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Carl Sagan's Pale blue dot image.

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posted on Feb, 17 2009 @ 01:11 PM
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Great short film featuring Carl Sagan discussing NASA's famous
'pale blue dot' photograph of planet earth (image towards end of video).


As philosophers go,I think this man was truly ahead of his time:


"We succeeded in taking that picture [from deep space], and, if you look at it, you see a dot. That's here. That's home. That's us. On it, everyone you ever heard of, every human being who ever lived, lived out their lives. The aggregate of all our joys and sufferings, thousands of confident religions, ideologies and economic doctrines, every hunter and forager, every hero and coward, every creator and destroyer of civilizations, every king and peasant, every young couple in love, every hopeful child, every mother and father, every inventor and explorer, every teacher of morals, every corrupt politician, every superstar, every supreme leader, every saint and sinner in the history of our species, lived there on a mote of dust, suspended in a sunbeam".
Carl Sagan



Photograph of planet Earth taken by Voyager 1 which was 4 billion miles away:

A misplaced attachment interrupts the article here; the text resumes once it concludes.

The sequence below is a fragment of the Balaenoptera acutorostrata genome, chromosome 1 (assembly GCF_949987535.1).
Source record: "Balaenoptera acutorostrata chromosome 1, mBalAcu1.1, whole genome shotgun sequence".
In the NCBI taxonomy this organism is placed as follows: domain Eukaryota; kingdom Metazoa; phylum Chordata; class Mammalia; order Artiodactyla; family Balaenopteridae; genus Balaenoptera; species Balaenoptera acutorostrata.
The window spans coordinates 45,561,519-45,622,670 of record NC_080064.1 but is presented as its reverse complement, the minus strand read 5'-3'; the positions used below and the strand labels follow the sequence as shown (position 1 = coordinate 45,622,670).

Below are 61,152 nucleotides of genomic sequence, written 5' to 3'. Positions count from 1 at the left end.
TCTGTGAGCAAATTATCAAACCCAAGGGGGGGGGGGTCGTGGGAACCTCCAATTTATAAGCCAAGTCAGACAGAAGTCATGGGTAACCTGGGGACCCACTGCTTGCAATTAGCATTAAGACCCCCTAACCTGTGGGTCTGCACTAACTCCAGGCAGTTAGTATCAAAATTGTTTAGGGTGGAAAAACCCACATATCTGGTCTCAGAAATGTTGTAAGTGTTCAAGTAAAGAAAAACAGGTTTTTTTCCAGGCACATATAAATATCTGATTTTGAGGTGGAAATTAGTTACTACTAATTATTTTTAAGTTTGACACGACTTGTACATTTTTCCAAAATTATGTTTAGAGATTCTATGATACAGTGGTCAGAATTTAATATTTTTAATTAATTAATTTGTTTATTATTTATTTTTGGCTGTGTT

"The earth is a very small stage in a vast cosmic arena. Think of the rivers of blood spilled by all those generals and emperors so that in glory and in triumph they could become the momentary masters of a fraction of a dot. Think of the endless cruelties visited by the inhabitants of one corner of the dot on scarcely distinguishable inhabitants of some other corner of the dot. How frequent their misunderstandings, how eager they are to kill one another, how fervent their hatreds. Our posturings, our imagined self-importance, the delusion that we have some privileged position in the universe, are challenged by this point of pale light. Our planet is a lonely speck in the great enveloping cosmic dark. In our obscurity -- in all this vastness -- there is no hint that help will come from elsewhere to save us from ourselves. It is up to us.
Carl Sagan".



[edit on 02/10/08 by karl 12]




posted on Feb, 17 2009 @ 02:14 PM
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Not much to look at is it?

Mr Sagan had a wonderful perspective on things didn't he and certainly opened my mind a little with his "Cosmos" series.

Thanks for posting this.



posted on Feb, 17 2009 @ 02:16 PM
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reply to post by nerbot
 



Yeah I'm sure " Billions and Billions " have viewed the series by now.

He was very far forward thinking I miss him.



[edit on 17-2-2009 by SLAYER69]



posted on Feb, 17 2009 @ 02:31 PM
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Thanks for putting things into perspective here. In their arrogant self-importance humans think their personal problems are of great signficance. Which they are not...when seen from this perspective.



posted on Feb, 17 2009 @ 02:36 PM
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That image is still absolutely breathtaking. And we think we're all that....